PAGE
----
Cuts may impact four key commands at Fort Benning

benw@ledger-enquirer.comAugust 22, 2013 

At least four key commands may be impacted if Fort Benning is required to cut 25 percent from its budget and personnel costs at the headquarters level.

Commands supporting infrastructure and training to medical care on post include the Installation Management Command, Training and Doctrine Command, the Army Materiel Command and the Army Medical Command. Budget totals from all the commands help make up the annual fiscal budget at the sixth largest post in the nation, but a dollar amount wasn’t available Thursday, a post official said.

Deep concerns over the post’s budget were acknowledged Wednesday when an Aug. 14 internal memo from Gen. Raymond Odierno and Secretary of the Army John McHugh directed cuts at installations with headquarter elements at the major general level and above. An Army Focus Area Review Group will make recommendations concerning consolidation and reduction of organizations, programs and functions no later than Sept. 11.

Maj. Gen. H.R. McMaster, a two-star general, is commander of the Maneuver Center of Excellence which includes the U.S. Armor and Infantry Schools. The post trains 35 percent of all soldiers entering the Army.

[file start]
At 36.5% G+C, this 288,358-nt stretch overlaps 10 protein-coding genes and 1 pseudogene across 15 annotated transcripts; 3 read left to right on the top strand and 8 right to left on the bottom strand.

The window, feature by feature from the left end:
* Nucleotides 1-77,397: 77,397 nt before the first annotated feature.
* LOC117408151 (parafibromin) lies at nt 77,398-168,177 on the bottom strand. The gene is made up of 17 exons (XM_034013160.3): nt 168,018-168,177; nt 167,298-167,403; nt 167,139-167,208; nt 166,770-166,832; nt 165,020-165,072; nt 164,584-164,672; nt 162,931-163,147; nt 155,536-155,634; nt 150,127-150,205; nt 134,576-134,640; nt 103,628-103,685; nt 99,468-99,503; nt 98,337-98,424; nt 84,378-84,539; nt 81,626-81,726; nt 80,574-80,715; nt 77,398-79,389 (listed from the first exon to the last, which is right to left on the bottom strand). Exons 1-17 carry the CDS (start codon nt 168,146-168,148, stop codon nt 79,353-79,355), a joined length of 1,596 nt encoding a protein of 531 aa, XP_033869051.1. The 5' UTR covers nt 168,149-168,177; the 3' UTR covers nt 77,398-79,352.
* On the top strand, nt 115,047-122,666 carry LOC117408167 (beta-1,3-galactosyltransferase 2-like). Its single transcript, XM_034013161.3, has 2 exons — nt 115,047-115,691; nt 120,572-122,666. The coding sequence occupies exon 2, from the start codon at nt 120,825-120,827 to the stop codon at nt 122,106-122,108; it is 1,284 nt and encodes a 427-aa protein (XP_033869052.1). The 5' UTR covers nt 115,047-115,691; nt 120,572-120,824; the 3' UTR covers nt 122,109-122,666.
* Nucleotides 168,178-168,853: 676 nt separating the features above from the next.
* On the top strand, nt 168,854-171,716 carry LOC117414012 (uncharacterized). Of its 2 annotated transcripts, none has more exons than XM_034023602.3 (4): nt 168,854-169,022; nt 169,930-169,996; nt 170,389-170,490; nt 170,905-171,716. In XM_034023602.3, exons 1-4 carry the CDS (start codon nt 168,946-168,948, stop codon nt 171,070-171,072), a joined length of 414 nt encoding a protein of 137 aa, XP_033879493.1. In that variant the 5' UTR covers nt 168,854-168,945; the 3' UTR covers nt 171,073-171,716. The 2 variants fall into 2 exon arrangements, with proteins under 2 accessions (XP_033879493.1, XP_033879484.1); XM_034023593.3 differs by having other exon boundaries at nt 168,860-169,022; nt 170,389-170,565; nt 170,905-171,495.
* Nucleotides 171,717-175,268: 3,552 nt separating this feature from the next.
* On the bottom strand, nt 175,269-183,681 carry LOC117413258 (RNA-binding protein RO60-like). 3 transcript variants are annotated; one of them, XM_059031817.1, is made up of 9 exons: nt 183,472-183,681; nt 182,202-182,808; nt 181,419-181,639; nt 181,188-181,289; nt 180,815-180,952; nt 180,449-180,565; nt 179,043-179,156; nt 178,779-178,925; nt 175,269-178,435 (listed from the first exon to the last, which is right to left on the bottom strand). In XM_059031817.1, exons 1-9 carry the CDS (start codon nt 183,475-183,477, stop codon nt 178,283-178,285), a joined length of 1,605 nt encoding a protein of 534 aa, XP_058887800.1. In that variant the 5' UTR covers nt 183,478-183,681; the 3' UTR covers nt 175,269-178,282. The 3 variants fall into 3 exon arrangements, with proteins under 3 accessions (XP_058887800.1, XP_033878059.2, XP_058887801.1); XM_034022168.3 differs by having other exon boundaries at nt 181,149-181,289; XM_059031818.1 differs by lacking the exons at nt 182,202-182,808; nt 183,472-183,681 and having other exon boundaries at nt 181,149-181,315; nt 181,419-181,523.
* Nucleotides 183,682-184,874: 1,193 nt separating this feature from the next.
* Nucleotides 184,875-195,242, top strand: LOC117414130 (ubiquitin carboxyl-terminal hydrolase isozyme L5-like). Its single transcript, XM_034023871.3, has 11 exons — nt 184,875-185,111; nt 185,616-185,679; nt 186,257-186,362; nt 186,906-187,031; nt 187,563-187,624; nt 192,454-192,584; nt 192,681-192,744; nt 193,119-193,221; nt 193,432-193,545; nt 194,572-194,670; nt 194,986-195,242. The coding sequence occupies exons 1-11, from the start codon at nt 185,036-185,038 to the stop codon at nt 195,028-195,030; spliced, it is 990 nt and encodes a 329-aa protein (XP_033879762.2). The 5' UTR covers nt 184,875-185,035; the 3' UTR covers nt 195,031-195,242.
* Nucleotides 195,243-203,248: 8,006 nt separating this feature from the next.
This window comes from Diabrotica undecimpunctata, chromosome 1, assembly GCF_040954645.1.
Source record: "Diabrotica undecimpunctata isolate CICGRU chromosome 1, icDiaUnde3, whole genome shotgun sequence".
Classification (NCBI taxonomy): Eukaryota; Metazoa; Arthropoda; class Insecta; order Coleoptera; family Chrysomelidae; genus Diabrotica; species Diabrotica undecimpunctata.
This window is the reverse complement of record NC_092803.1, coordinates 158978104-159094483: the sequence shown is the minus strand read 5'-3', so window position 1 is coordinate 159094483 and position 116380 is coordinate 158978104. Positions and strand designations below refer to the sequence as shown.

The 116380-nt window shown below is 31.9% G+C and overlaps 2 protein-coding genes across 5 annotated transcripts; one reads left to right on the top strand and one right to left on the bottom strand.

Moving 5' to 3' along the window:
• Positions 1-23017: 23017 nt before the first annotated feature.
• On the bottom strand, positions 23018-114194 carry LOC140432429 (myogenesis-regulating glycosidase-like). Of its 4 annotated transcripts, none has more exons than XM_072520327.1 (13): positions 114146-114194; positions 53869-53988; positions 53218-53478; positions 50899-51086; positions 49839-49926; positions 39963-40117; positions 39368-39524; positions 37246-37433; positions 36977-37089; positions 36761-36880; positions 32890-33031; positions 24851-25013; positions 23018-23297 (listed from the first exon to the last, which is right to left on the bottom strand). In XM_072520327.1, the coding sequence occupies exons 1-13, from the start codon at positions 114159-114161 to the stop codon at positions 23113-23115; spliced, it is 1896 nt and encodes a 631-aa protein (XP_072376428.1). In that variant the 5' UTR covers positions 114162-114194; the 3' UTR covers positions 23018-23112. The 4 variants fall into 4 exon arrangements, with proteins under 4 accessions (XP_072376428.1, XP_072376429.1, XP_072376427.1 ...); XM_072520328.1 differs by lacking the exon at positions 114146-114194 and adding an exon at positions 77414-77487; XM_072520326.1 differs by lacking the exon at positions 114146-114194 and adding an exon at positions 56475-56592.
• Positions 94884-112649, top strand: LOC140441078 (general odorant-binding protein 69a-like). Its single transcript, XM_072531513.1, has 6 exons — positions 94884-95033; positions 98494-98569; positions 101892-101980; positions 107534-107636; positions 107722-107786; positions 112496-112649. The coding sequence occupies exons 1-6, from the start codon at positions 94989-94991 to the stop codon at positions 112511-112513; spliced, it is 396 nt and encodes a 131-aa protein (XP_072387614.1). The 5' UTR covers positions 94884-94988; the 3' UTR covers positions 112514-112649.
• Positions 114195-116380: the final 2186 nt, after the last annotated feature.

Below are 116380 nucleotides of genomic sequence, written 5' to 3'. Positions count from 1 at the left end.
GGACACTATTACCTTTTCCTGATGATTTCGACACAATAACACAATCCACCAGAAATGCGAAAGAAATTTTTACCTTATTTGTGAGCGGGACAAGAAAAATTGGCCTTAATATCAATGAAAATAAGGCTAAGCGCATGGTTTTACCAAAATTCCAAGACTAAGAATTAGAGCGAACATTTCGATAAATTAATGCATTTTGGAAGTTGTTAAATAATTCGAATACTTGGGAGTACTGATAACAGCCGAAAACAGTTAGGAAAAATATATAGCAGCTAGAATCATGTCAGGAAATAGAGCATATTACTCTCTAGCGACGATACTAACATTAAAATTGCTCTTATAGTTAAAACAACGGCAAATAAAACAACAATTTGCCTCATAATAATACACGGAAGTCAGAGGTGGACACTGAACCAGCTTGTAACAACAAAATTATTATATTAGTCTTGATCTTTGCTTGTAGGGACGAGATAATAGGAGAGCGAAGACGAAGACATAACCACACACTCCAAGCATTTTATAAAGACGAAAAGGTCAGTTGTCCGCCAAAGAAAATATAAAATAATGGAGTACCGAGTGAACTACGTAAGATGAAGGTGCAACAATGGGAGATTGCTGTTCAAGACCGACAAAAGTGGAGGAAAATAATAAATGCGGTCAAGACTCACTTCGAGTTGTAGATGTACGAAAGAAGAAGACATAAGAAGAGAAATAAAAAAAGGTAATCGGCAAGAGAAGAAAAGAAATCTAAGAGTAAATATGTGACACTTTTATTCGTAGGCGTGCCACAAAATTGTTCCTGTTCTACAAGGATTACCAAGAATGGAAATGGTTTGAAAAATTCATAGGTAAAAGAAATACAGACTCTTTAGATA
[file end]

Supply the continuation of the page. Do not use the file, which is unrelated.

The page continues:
In the memo obtained by Defense News, there are seven focus areas which include Institutional Headquarters Reductions, Operational Headquarters Reductions, Operational Force Structure and Ramps, Readiness, Acquisition Work Force, Installation Services and Investments and Army C31 and Cyber.

Weekly updates on the recommendations are expected, starting this month. “Let there be no mistake, aggregate reductions will take place,” the memo states. “The money is gone; our mission now is to determine how best to allocate these cuts while maintaining readiness.”

The Training and Doctrine Command in Fort Eustis, Va., oversees training at 32 schools, including the two at Fort Benning. The post is expected to train 96,600 soldiers this fiscal year which ends Sept. 30. Even fewer trainees are projected for fiscal year 2014, beginning Oct. 1.

“One thing for sure, the Army is going to continue to need soldiers,” said Gary Jones, director of public affairs at Fort Benning. “We are the one to train the infantry and the armor, the rest of the soldiers the Army has to support. If we are going to have an Army, we’ve got to have a Fort Benning.”

Jones noted that many questions on the budget are still being actively considered at the Congressional level.

“Until they determine what the defense spending bill is, the rest of us have to wait and see,” he said.

Fort Benning will continue to train soldiers, but the future picture is unknown. “It’s just what the actual picture is going to look like, we really don’t know,” Jones said.

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